Third, plan for time and budget overages. It is the nature of consulting to promise a low price and quick turnaround and then when you are committed to the project and it is "nearly done," you will be informed that there is much more to do, generally due to legitimate changes in requirements because you did not fully understand what you wanted when the project first began. This is the boon and bane of software development whether internal or external.

Finally, you can have success outsourcing your software development project, but do not make the mistake of thinking that it will save you an enormous amount of time and money, especially for a single application project. It takes time to develop a working relationship with an outside consultantcy, especially one that is half way around the world. If you have multiple projects, long term goals, and a huge budget of time and money, it may in fact be cost effective to have a relationship with a so called "software factory." But if you are a small organization and have one or two projects, you will nearly always be better off hiring a professional locally, usually through one of the many technical recruiting companies, to come into your organization as a contractor to work on-site building exactly what you want as you discover over time what it is you want exactly.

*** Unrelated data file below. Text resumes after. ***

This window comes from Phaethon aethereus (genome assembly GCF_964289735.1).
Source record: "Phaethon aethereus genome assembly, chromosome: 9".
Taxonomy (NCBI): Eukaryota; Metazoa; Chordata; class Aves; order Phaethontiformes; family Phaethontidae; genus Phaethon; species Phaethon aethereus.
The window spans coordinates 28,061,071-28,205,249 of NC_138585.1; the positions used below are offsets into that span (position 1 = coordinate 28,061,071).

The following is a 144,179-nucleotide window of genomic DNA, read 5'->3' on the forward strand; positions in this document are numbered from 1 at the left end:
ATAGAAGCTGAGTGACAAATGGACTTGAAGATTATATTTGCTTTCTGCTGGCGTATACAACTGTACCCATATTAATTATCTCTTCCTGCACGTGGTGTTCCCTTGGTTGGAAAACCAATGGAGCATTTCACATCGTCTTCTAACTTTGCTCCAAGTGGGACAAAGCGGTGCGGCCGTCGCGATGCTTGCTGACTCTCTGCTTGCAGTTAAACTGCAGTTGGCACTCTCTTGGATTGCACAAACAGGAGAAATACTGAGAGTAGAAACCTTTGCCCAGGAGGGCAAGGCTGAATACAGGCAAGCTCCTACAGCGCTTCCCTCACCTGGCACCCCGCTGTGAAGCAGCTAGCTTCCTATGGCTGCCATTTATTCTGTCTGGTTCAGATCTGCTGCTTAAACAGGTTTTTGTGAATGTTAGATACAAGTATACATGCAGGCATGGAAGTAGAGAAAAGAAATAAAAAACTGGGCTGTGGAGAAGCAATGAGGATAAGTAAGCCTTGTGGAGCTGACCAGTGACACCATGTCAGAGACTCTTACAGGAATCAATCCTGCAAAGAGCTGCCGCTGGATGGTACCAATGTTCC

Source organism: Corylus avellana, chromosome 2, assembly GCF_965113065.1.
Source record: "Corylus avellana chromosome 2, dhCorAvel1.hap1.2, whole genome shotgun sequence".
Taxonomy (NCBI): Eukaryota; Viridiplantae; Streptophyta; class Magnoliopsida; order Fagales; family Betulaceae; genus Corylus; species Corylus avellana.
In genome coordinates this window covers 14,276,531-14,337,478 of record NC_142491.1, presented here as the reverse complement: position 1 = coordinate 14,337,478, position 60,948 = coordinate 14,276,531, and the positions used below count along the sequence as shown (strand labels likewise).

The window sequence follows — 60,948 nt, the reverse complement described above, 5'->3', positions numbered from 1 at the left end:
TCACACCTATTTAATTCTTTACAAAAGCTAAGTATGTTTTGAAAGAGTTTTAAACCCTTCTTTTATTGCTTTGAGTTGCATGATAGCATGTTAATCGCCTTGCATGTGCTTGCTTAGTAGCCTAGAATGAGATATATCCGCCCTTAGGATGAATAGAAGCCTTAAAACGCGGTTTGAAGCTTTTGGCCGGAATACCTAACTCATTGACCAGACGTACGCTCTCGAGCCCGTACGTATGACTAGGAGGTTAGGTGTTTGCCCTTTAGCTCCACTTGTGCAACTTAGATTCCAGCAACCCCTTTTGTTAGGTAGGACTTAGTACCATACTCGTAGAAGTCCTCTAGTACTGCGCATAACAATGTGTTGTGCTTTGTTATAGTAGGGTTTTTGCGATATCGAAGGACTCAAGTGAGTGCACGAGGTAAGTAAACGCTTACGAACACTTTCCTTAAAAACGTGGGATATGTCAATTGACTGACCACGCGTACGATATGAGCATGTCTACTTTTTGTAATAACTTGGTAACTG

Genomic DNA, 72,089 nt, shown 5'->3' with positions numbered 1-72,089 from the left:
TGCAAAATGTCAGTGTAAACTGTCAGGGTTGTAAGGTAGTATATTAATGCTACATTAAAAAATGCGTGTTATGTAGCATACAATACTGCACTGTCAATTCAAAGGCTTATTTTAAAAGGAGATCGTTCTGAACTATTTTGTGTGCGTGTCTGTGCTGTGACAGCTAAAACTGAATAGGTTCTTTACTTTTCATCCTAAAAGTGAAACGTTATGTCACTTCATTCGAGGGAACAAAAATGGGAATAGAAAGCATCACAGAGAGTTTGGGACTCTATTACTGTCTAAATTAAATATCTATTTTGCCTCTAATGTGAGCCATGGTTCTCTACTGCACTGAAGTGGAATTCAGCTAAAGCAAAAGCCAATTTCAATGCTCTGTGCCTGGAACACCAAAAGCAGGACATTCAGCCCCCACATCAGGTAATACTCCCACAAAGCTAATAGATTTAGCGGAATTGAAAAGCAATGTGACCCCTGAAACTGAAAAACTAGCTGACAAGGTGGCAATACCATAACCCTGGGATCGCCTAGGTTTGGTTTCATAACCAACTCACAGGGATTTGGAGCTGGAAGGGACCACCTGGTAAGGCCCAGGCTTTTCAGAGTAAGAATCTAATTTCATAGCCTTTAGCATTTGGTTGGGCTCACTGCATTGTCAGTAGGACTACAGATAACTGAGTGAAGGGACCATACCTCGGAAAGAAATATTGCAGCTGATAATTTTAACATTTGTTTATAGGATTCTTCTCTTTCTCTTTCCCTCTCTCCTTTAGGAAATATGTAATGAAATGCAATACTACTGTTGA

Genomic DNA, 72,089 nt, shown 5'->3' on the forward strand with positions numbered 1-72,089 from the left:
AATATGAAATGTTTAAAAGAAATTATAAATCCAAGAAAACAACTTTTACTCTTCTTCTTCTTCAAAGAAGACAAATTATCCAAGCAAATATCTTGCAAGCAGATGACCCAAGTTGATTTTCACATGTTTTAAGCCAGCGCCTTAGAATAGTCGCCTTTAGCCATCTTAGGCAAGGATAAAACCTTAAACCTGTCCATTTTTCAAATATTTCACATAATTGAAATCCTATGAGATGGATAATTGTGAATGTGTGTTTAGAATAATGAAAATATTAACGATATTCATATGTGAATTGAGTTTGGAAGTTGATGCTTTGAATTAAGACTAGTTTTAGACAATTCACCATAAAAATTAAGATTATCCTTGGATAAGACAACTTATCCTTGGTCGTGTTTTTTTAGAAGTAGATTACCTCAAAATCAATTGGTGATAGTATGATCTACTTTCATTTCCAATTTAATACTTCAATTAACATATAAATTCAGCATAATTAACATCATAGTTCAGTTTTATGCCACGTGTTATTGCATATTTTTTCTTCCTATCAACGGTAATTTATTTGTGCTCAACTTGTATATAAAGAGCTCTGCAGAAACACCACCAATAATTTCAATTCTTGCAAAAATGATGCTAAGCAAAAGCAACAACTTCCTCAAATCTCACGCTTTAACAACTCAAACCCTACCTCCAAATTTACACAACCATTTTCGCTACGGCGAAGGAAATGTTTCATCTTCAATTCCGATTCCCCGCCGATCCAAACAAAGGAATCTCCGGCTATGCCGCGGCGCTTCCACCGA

ASP.NET MVC RedirectUrl on Login

In my first attempt at creating a real applicaiton using the new ASP.NET MVC project template (Codeplex Preview 5), I found that when I clicked a new tab I'd created linked to a specific controller and an action I'd decorated with the [Authorize(Roles = "user")] attribute, the "out of the box" Login action did not redirect me to the that controller/action combo once I had successfully logged in.

Here's my solution to the problem. First, I added a hidden value in the Login.aspx form. Second, I added a parameter to the Login action in the Acount controller (AccountController.cs). Let me know if you've found a better way.

Here's the code for the form:

<form method="post" action="<%= Html.AttributeEncode(Url.Action("Login")) %>">
    <div>
        <table>
            <tr>
                <td>
                    Username:
                </td>
                <td>
                    <%= Html.TextBox("username") %>
                </td>
            </tr>
            <tr>
                <td>
                    Password:
                </td>
                <td>
                    <%= Html.Password("password") %>
                </td>
            </tr>
            <tr>
                <td>
                </td>
                <td>
                    <input type="checkbox" name="rememberMe" value="true" />
                    Remember me?
                </td>
            </tr>
            <tr> <!-- Added to handle the returnUrl -->
                <td>
                    <%= Html.Hidden("returnUrl", ViewData["ReturnUrl"].ToString()) %>
                </td>
                <td>
                    <input type="submit" value="Login" />
                </td>
            </tr>
        </table>
    </div>
</form>

Here's the code for the Login action:

public ActionResult Login(string username, string password, bool? rememberMe, string returnUrl)
{